Migrant leaders reject push for recognition in Constitution

Migrant leaders reject push for recognition in Constitution

“In some ways we are all migrants, and we are all already recognized. It would be a special place for First Nations people because they were never recognized when the Constitution was created.”

Ms Long’s Malaysian-Chinese parents moved to Australia from Kuala Lumpur in the early 1980s.

‘Ford of Desperation’

Indigenous leader Noel Pearson on Monday rejected plans for the rival referendum, describing them as a diversionary tactic and an “act of desperation”.

Ms Long said she was focused on indigenous constitutional recognition in 2023.

“We need to recognize First Nations, who have been in this country for 60,000 years. Our country did not begin when our Constitution was established or when Captain Cook arrived, it began 60,000 years ago.

“I do believe that we should give indigenous Australians that special place in our history.”

Some business leaders contacted by The Australian Financial Review declined to comment publicly for fear of politicizing the issue of Indigenous reconciliation.

“We stand on the land of the indigenous First Nations people,” said one manager from a migrant background.

‘We never asked for migrant recognition in the Constitution’

“This is something we have to recognize, like many other countries, including Canada and New Zealand. It’s more important than simply naming everyone.”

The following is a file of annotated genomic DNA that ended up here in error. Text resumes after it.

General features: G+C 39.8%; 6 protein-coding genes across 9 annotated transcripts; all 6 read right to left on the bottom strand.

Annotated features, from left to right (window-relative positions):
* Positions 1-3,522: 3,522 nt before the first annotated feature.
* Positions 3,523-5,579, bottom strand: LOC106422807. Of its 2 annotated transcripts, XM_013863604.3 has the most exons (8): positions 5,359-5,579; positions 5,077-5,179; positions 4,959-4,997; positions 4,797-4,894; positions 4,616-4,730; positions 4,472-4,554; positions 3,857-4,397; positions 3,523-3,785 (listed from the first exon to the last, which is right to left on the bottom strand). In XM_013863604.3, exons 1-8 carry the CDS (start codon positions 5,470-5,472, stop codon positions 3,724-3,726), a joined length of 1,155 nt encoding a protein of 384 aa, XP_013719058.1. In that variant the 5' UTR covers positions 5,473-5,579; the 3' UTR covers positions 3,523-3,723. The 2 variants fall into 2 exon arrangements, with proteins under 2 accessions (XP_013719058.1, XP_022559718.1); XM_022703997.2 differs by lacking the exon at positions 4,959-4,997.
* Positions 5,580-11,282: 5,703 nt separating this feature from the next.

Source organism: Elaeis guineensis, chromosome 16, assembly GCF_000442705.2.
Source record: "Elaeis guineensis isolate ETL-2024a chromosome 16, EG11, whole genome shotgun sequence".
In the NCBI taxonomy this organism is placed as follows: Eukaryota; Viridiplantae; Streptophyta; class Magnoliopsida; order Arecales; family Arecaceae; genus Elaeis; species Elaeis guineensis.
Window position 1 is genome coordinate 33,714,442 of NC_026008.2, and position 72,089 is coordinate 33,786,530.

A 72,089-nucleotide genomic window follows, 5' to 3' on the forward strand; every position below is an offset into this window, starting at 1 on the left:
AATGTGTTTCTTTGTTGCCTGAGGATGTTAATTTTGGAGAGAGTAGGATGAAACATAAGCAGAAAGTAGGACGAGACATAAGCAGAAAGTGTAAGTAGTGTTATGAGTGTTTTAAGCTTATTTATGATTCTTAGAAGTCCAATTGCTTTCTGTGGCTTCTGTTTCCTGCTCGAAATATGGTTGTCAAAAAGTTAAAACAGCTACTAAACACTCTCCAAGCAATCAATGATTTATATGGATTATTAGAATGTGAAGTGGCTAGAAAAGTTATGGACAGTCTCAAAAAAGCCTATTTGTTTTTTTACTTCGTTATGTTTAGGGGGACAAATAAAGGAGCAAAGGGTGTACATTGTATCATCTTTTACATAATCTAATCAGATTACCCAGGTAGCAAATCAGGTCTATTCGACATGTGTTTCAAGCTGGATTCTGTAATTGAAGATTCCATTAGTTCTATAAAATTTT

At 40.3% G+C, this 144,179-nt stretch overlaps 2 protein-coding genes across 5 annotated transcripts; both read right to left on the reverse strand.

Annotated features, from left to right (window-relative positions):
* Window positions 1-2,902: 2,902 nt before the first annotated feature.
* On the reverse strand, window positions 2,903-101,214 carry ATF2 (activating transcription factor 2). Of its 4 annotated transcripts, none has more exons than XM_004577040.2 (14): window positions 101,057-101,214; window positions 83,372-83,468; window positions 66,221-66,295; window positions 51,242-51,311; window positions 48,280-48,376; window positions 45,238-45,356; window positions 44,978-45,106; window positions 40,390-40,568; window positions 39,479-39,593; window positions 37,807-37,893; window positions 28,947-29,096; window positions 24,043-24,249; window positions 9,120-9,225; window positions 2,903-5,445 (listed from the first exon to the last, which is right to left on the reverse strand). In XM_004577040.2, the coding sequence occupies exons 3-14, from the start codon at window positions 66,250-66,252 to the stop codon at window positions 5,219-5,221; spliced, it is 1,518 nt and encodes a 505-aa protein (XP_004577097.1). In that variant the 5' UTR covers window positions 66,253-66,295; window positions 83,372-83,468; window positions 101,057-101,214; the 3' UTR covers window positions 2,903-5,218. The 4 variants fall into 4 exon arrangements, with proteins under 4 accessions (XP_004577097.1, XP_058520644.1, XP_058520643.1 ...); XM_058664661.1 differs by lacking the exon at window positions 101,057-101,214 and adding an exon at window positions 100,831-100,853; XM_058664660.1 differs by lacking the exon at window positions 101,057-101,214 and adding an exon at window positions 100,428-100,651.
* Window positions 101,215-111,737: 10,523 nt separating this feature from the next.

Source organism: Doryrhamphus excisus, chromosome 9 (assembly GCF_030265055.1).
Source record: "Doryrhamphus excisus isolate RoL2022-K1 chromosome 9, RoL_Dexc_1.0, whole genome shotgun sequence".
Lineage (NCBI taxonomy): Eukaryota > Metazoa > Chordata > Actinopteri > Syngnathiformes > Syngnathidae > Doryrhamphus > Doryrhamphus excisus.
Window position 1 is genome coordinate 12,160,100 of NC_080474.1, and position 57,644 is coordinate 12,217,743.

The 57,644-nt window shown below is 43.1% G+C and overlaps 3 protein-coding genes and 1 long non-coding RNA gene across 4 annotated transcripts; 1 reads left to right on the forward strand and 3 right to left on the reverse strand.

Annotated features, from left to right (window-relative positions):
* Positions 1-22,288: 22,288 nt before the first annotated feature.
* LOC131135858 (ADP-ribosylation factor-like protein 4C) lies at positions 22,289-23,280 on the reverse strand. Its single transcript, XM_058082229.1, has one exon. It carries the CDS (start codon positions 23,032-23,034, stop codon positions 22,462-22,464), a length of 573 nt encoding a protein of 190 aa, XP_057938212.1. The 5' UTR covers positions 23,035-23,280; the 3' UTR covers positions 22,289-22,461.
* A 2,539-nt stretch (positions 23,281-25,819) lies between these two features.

Calls for migrants to be recognized in the Constitution are divisive and offensive, said Mohammad Al-Khafaji, chief executive of the Federation of Ethnic Communities Councils of Australia.

“We never asked for migrants to be recognized in the Constitution,” said Mr Al-Khafaji.

“Trying to pin migrant communities on the referendum by using it as an argument will not only work, but it is offensive to our community’s intelligence.”

Mr Mundine told ABC TV on Tuesday he was not worried about defeating the referendum and holding back reconciliation.

“It’s just nonsense to me. I’ve traveled this country weekly, it’s part of my business and my private life, and I’ve yet to meet anyone who didn’t have goodwill towards Aboriginal people and solve the problems we have in this country moving forward.

“I think this is just a scare tactic by the Yes campaign; to say that reconciliation is dead is nonsense. I am committed to reconciliation.”

Prime Minister Anthony Albanese dismissed calls for migrants to be included, saying voters would make up their own minds about the motives behind the call.

“There is a special place in this nation for the oldest continuous culture on earth, which has been here for at least 60,000 years, for thousands of generations,” he said. “This must be recognized in our country’s birth certificate.”

Opposition Leader Peter Dutton will meet with members of the federal government’s referendum working group on Thursday. Mr Dutton will be joined by Julian Leeser, the coalition’s spokesman for Indigenous Australians.

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